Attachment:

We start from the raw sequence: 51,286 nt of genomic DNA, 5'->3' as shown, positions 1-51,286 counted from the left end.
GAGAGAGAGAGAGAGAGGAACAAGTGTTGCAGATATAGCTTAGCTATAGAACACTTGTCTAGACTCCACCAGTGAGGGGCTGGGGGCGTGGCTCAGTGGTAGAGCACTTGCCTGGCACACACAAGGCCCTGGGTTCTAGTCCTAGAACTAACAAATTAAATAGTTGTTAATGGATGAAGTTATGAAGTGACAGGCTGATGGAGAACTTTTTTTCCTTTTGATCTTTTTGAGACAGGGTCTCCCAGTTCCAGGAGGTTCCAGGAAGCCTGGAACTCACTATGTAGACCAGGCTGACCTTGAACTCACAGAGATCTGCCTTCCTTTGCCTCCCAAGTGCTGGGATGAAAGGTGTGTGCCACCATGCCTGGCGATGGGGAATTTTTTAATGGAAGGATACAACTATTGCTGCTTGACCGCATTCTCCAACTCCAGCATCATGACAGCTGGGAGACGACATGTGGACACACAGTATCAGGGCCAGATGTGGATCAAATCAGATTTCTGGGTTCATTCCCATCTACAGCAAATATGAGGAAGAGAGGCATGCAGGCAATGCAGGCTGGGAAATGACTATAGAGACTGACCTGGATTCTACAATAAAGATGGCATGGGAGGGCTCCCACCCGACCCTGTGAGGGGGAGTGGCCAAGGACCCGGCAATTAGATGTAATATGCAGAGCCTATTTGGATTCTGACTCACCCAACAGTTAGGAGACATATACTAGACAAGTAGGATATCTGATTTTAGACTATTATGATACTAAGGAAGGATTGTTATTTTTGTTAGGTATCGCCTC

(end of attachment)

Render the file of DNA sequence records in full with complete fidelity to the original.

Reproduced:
We start from the raw sequence: 51,286 nt of genomic DNA, 5'->3' as shown, positions 1-51,286 counted from the left end.
GAGAGAGAGAGAGAGAGGAACAAGTGTTGCAGATATAGCTTAGCTATAGAACACTTGTCTAGACTCCACCAGTGAGGGGCTGGGGGCGTGGCTCAGTGGTAGAGCACTTGCCTGGCACACACAAGGCCCTGGGTTCTAGTCCTAGAACTAACAAATTAAATAGTTGTTAATGGATGAAGTTATGAAGTGACAGGCTGATGGAGAACTTTTTTTCCTTTTGATCTTTTTGAGACAGGGTCTCCCAGTTCCAGGAGGTTCCAGGAAGCCTGGAACTCACTATGTAGACCAGGCTGACCTTGAACTCACAGAGATCTGCCTTCCTTTGCCTCCCAAGTGCTGGGATGAAAGGTGTGTGCCACCATGCCTGGCGATGGGGAATTTTTTAATGGAAGGATACAACTATTGCTGCTTGACCGCATTCTCCAACTCCAGCATCATGACAGCTGGGAGACGACATGTGGACACACAGTATCAGGGCCAGATGTGGATCAAATCAGATTTCTGGGTTCATTCCCATCTACAGCAAATATGAGGAAGAGAGGCATGCAGGCAATGCAGGCTGGGAAATGACTATAGAGACTGACCTGGATTCTACAATAAAGATGGCATGGGAGGGCTCCCACCCGACCCTGTGAGGGGGAGTGGCCAAGGACCCGGCAATTAGATGTAATATGCAGAGCCTATTTGGATTCTGACTCACCCAACAGTTAGGAGACATATACTAGACAAGTAGGATATCTGATTTTAGACTATTATGATACTAAGGAAGGATTGTTATTTTTGTTAGGTATCGCCTC